The popularity of injectable dermal fillers continues to skyrocket as more of us begin to appreciate their versatility as a minimally invasive procedure. We know they can enhance the chin or jawline, smooth the hollows beneath the eyes, plump up pouts, fill facial folds and restore the rounded youthful contours of the cheeks and our senior nurse Suzi often uses dermal fillers to lift the mid-face and open up the mouth area.
Now a new study has quantified just how much dermal fillers can lift as well as fill – and even discovered they create a “small, but significant” boost where you may not be expecting it.
Researchers at the Mayo Clinic in the US designed a study to measure the lifting effect of soft tissue fillers in different areas of the face and their results were recently published in the May issue of Plastic and Reconstructive Surgery journal.
The non-surgical facelift?
Injections of dermal fillers were made in the key areas of facial rejuvenation: the forehead and temple; the midface, compassing the central and side areas of the face; and the perioral or mouth and chin area; and the jawline
Study lead Dr Sebastian Cotofana and his colleagues performed before-and-after 3D scans of the facial surface. The scans taken after the dermal filler injections showed a significant increase in volume in the central area of the face, an effect that’s been well documented for many years.
Interestingly, these injections in the centre of the face also showed a vertical lift of up to one millimetre in the forehead area. Combined injection techniques created an even better result. A superficial temple injection combined with dermal fillers injected into the midface, “produced an additional 17.5 percent increase in the lifting effect of the temple, plus a 100 percent increase in the jawline lifting effect”.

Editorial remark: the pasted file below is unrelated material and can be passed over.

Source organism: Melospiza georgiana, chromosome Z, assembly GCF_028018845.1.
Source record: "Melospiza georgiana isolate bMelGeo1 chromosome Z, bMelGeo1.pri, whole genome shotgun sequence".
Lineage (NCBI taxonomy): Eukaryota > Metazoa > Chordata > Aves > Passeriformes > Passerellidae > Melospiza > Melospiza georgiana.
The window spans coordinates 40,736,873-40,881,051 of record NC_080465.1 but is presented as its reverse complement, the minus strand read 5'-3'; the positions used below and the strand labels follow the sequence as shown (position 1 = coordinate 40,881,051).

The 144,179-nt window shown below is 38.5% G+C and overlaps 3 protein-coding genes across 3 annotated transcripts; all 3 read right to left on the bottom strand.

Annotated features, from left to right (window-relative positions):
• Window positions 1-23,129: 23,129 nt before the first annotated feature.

So, although the lifting effects of dermal fillers can’t achieve the same results as a surgical facelift, it does seem that they can produce an overall facial boost.
The COVID vaccine & dermal fillers
You may have seen recent media reports of a link between dermal fillers and vaccines, so we would just like to share our current policy on dermal fillers treatments.
We will not treat patients with dermal filler injections if they have received the vaccine within two weeks of their appointment or are due to have the vaccine within the following three weeks.
This is merely a precautionary measure to reduce rare side effects. At the end of 2020, there were reports that some patients had developed temporary swelling where their dermal filler was placed following their vaccine injection.
The reaction was to the Moderna vaccine, and the risk of inflammation seems to be very low according to the data so far. Some reports have stated a risk as low as 1 patient in 10,000, so it is extremely low risk.
This temporary swelling, known as a delayed hypersensitivity reaction, is a rare complication after a dermal filler treatment and can be due to an infection, other vaccines such as the flu vaccine and even dental procedures – anything that triggers the immune system. This reaction typically responds to treatments such as oral corticosteroids and hyaluronidase.
The message from the authorities so far is that patients who has had dermal fillers in the past should not be discouraged from having any vaccine. Also, if you have had any vaccine in the past, there should be no increased risk if you decide to have dermal fillers in the future.
However, to reduce the risk of this unusual and very rare reaction, we have taken the decision to advise patients to wait for a period either side of their COVID-19 vaccination before undertaking dermal filler treatments.
If you have any further questions about dermal fillers, call us on 020 7432 8727 to speak to one of the team.